Victoria film review – Intense, unique thriller set in Berlin


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Victoria film review by Paul Risker

Sebastian Schipper’s Victoria opens with the guise of the simplest of constructs. It is so much so that if its narrative was a city, then it would mirror the empty streets of Berlin during the early hours that is the stage for its drama.

As we watch Victoria (Laia Costa) become entranced by Sonne (Frederick Lau) and his friends after their paths coincidentally cross, the cynical question we could ask ourselves is why should this story interest, let alone entertain or amuse us?

 

But perhaps more significantly is why should it evoke any emotional reaction? It is a stylistic or technical exercise without any narrative substance, or is it? Beneath its opening simplistic structure Victoria offers reason for admiration and intrigue.

The recipient of the Silver Bear for Outstanding Artistic Contribution for Cinematography at the 65th Berlin International Film Festival, the cinematographic aesthetic of Victoria has been singled out for our appreciation. Yet cinematographer Sturla Brandth Grøvlen being given the headline credit infers something more than the cinematography as something to be appreciated. Grøvlen’s cinematography moves beyond a stylistic or narrative presence that is pictorially structured to tell the story, although of course both are still a motivational force. One cannot disregard that a film has to convey a story to its audience, and every filmmaker and cinematographer seek to present their film with an attention towards aesthetic.

Whether either Grøvlen or Schipper are consciously aware, Victoria is an act of separation or disengagement from silent cinema’s quicker rhythm, and a proponent of a more natural slow rhythm for the sound film. The Danish filmmaker Carl Theidor Dreyer observed: “I have often seen a fast rhythm used with great effect in film where such a rhythm was right for the situation. But I have also seen films where the pictures were whipped up by an artificial rhythm that was uncalled for by the action: it was a rhythm for the sake of the rhythm itself. But used this way, the rhythm is actually just an inheritance from the time of the silent films, an inheritance that the sound film still hasn’t shaken off.” The absence of a cut throughout Victoria’s 134 minutes infuses the film with a rhythm hostile to silent film, yet complimentary to sound cinema. To extrapolate from Dreyer’s observation, Victoria contextualises this rhythm as an individual stream of consciousness that cannot be viewed as being wholly subjugated to narrative or aesthetic concerns.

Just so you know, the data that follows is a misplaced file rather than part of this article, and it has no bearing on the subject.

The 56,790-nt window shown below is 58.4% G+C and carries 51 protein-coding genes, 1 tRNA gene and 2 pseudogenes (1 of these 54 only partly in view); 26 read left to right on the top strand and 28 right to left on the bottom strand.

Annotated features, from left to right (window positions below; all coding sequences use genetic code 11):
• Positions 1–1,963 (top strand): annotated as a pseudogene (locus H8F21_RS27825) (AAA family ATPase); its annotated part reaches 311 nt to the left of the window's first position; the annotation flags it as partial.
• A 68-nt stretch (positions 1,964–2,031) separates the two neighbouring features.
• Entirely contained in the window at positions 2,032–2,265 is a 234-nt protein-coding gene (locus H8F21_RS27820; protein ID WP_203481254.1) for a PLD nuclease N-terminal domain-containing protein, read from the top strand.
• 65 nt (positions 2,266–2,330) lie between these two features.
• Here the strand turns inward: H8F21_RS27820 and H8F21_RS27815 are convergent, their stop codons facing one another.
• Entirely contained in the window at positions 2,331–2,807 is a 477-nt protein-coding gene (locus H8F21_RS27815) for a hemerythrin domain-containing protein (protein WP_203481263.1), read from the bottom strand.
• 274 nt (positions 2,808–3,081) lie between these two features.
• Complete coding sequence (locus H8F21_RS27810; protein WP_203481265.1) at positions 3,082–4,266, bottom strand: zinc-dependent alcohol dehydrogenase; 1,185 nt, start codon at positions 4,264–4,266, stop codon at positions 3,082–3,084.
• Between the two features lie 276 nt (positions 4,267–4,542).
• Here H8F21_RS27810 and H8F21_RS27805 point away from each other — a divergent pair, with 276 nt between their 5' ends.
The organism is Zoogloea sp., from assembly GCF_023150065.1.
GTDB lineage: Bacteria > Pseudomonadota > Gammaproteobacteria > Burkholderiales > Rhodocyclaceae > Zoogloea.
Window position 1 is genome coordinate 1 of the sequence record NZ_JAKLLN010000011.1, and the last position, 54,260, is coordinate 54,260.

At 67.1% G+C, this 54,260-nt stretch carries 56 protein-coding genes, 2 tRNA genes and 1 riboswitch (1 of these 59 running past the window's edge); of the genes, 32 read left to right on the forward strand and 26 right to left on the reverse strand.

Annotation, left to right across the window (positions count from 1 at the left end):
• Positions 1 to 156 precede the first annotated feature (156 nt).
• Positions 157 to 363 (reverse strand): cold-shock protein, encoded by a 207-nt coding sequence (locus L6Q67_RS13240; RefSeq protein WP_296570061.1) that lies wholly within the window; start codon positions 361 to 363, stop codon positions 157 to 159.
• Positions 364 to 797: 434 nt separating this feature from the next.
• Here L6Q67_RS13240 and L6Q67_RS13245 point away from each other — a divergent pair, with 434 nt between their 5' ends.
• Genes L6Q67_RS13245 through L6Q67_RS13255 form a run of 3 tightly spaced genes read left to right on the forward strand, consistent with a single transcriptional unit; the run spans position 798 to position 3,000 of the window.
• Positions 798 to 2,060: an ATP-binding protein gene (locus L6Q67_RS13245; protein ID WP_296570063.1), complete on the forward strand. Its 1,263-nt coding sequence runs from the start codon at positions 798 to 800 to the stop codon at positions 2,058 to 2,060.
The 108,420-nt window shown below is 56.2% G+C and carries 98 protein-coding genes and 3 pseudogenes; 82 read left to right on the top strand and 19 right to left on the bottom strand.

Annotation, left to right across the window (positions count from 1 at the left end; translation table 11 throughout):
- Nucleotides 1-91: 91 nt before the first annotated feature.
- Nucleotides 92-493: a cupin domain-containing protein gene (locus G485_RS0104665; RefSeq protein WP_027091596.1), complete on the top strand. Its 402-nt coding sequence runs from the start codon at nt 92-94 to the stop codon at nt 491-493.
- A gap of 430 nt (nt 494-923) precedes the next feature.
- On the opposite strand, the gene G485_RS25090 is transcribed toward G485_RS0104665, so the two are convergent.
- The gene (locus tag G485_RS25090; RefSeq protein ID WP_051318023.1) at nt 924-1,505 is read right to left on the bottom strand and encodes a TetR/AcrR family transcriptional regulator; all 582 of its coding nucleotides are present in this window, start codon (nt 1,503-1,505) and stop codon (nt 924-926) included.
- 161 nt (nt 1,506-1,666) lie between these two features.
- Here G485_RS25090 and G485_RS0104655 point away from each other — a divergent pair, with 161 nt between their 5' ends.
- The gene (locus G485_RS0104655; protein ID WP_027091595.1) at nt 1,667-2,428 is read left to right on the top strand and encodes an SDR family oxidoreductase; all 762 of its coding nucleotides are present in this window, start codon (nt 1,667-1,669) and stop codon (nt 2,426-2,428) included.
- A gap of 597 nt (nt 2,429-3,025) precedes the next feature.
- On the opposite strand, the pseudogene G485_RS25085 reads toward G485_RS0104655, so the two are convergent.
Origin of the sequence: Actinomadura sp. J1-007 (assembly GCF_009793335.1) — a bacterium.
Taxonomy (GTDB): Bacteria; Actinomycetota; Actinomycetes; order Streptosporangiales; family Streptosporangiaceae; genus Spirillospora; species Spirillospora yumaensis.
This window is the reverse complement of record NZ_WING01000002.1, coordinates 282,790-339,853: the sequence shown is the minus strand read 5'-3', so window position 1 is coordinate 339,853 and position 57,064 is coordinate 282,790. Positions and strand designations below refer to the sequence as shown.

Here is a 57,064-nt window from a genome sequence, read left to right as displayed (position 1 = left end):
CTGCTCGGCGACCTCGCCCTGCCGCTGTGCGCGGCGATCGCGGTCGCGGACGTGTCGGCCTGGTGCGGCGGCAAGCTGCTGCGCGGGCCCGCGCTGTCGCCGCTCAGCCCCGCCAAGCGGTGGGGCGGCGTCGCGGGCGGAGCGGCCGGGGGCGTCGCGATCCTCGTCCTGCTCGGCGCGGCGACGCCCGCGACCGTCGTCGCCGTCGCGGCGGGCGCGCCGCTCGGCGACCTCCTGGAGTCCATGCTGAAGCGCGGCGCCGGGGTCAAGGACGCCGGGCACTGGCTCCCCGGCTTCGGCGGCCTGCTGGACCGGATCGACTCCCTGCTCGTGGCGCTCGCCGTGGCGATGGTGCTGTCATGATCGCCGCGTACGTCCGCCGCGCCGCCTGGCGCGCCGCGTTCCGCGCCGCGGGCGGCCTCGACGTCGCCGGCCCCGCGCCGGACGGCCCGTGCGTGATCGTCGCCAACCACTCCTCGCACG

The aesthetic naturally recalls Andrei Tarkovsky’s one endless tracking shot masterpiece Russian Ark or Alfred Hitchcock’s experiment with absolute uninterrupted motion in Rope, as well as Martin Scorsese’s momentary night club tracking shot in Goodfellas. The distinctions between Russian Ark, Rope, Goodfellas and Victoria on a theme of fluid and uninterrupted motion, while narratively the burgeoning romance between Victoria and Sonne recalls the romance of Linklater’s Before Sunrise, attests to the nature of cinema as mirroring the human world of its creators in that it is comprised of connected yet distinct individual human like works. Victoria serves to link the human communal connection through its narrative with the cinematic communal one.

Despite its jovial and seemingly directionless opening, Victoria steps into life with a steady pace through a fundamental truth that is ingrained within not only cinema, but more broadly within storytelling. We are drawn to human interaction, especially the dramatic variety that occurs in drama that puts characters on a trajectory to collide, and which nurtures the provocation essential to drama. Victoria’s encounter asserts the fact that innocent or innocuous moments will provoke chaos and drama. After all the reason that the characters were dreamt up and the reason Victoria engages with Sonne and his friends was so that drama could be permitted to unfold, otherwise there would be no purpose to her being dreamt up.

If only Victoria had stayed home on this night or avoided Sonne and his friends then how different her fate may have been. Of course, it would be all too easy to sit in judgement from the morally superior position we are afforded as spectators, but there is a raw authenticity of youthful foolishness or naïveté through Victoria’s as well as Sonne’s misguided loyalty. By touching upon these human themes of friendship and loyalty; happiness and suffering Victoria has the propensity to immerse its audience in its all to human drama that starts off as a slow dance and proceeds to build in both intensity and violence.

Victoria was released in UK cinemas on Friday 1st April by Curzon Artificial Eye and will be available on Blu-Ray and DVD 23rd May.

Victoria film review by Paul Risker

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